2. Being on this journey from the beginning has convinced me the justice system really doesn't care about the welfare of the child. The trial court judge knew the child belonged with the mother. The father having total disregard for the rules of the court. Not only did this cost the mother and child valuable time together but thousands in legal fees. When the child was with the father the mother paid her child support. When the child was finally with the right parent somehow the father got away without having to pay one penny of child support. He had to be in control. Since he withheld all information regarding the child's welfare he put her in harms way. Mother took the child to the doctor when she got sick and was totally embarrassed she knew nothing regarding the medical information especially the allergies, The mother texted the father (from the doctors office) and he replied call his attorney. To me this doesn't seem like a concerned father. Seeing the child upset when she had to go back to the father. What upset me the most was finding out the child sleeps with him. Sometimes in the nude. Maybe I don't understand all the rules of the law but I thought this was also morally wrong. A concerned parent would allow the child to finish the school year. Say goodbye to her friends. It saddens me to know the child will not have contact with the sisters, aunts, uncles and the 87 year old grandfather. He didn't allow it before. Only the mother is allowed to talk to the child. I don't think now will be any different. I hope the decision the courts made would've been the same one if this was a member of their family. Someday this child will end up in therapy if allowed to remain with the father.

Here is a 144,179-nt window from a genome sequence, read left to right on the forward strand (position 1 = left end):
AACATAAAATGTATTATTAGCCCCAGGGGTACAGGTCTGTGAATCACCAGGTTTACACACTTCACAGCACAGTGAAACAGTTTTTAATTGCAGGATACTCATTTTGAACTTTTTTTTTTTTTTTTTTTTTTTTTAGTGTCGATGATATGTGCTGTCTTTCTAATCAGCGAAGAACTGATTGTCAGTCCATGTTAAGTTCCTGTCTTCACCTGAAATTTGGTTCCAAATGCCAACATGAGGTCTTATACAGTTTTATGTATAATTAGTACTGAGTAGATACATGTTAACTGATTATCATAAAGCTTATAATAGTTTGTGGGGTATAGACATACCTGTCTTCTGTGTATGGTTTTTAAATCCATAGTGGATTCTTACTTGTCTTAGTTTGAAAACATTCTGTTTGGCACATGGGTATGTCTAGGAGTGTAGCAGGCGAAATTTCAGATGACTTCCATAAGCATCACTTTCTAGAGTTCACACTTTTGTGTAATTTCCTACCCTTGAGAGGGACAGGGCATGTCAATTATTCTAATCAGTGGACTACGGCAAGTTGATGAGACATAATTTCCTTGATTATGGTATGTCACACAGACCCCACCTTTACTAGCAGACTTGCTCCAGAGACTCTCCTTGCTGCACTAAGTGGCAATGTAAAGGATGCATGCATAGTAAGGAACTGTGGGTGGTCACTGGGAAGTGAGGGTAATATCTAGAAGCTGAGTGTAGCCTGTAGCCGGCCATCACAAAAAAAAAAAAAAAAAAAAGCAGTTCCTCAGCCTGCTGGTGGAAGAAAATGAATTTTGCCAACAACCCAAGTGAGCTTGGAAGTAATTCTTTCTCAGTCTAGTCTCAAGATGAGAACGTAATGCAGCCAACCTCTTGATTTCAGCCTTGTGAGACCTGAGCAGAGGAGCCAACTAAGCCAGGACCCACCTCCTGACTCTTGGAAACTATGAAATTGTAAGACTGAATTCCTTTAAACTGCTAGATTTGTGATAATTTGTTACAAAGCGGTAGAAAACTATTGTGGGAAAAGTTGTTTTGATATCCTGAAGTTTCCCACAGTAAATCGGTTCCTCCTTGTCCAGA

3. Ok attorney Straw ... if that be a good idea ... And I am not saying it is ... but if it were ... would that be ripe prior to her suffering an embarrassing remand from the Seventh? Seems more than a tad premature here soldier. One putting on the armor should not boast liked one taking it off.

  4. The judge thinks that she is so cute to deny jurisdiction, but without jurisdiction, she loses her immunity. She did not give me any due process hearing or any discovery, like the Middlesex case provided for that lawyer. Because she has refused to protect me and she has no immunity because she rejected jurisdiction, I am now suing her in her district.

  5. Sam Bradbury was never a resident of Lafayette he lived in rural Tippecanoe County, Thats an error.

ADVERTISEMENT